Built during World War II, it was known as “RAAF Fleet Air Arm, Middle Swan” but, to locals, just Caversham. After the war, the Western Australia Sporting Car Club persuaded the Australian government to allow a race meeting on the Caversham air base to celebrate the end of the war. With 60,000 spectators, it was successful enough for the club to acquire a lease for the facility.
Western Australia has seen three Australian Grands Prix—Narrogin in 1951, and in 1957 and 1962 at Caversham. The results of the 1957 AGP were shrouded in controversy when, in +100-degree heat, Stan Jones received the checkered flag in his Maserati 250F only to lose the winner’s crown to Lex Davison (Ferrari 625/750), after a check of lap records showed that Jones had only completed 69 of the event’s 70 laps.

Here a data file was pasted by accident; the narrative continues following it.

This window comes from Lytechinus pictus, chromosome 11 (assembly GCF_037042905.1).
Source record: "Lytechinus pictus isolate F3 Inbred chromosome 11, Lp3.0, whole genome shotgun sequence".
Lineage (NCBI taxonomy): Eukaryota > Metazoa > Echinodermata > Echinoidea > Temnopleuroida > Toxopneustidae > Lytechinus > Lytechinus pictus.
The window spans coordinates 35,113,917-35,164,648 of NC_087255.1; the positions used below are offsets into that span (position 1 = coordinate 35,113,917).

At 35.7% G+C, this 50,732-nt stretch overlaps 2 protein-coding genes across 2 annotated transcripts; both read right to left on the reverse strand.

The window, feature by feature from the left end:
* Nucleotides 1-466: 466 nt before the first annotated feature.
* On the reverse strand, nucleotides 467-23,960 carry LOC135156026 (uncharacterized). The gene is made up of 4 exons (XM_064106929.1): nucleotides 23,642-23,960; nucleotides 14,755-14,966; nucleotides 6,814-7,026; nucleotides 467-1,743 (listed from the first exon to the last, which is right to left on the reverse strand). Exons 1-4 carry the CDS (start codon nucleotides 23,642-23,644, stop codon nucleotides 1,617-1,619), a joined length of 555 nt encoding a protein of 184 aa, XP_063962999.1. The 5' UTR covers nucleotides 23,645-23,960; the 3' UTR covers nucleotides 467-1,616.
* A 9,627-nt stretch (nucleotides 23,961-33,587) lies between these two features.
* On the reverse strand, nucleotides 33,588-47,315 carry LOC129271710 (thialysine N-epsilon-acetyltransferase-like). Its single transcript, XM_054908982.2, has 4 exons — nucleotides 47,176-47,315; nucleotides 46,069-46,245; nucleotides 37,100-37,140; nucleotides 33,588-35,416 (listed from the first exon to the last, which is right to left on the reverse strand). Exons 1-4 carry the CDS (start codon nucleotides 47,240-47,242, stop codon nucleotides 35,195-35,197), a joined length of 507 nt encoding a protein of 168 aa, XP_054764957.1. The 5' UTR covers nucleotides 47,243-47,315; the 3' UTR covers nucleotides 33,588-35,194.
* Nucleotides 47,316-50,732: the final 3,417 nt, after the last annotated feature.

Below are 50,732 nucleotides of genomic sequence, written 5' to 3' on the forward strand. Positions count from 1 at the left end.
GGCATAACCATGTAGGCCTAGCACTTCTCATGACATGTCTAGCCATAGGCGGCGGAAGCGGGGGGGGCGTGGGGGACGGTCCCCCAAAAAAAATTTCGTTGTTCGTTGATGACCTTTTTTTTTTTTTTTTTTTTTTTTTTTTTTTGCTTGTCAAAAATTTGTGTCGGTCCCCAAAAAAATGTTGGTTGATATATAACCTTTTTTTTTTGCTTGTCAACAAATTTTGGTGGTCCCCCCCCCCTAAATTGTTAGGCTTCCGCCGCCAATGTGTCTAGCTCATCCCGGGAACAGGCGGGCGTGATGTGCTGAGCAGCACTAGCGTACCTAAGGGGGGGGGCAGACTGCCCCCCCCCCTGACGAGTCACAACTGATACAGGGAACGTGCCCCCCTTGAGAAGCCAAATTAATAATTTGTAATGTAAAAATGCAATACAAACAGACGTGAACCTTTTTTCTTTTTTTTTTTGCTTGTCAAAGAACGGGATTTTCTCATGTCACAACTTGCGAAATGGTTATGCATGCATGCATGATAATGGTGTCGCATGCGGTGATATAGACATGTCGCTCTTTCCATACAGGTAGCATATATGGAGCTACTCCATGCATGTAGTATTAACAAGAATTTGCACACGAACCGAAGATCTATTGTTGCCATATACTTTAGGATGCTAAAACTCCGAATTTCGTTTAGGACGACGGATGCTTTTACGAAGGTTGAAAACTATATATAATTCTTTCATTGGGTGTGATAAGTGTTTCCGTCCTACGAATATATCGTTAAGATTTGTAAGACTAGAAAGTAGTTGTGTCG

On September 2, 2007, over 5,000 enthusiasts including 200 drivers and cars gathered at Caversham to commemorate the 50th anniversary of the 1957 AGP. With the circuit unused for competition cars since 1958 it was more a demonstration than a race, with vehicles divided into sports cars, sedans and open-wheelers and each driver allowed out for 3 sessions throughout the day for 5 laps at a time. Those enthusiasts who came in their modern cars were encouraged to circulate around the track, on board a restored mid-1930s Guy single-decker bus.
Among the vehicles present were five that had actually taken part in the 1957 AGP. (see photo above) These were the Austin-Healey 100S of Tony Parkinson, Charlie Mitchell’s TS Special, the Blondy Special of Sara Eastwood, Tom Benson’s BMH Special, and the Plymouth Special of Mary Ann and Ken Stewart-Richardson.
West Australians are justifiably proud of their rich motor-sport heritage.
By Patrick Quinn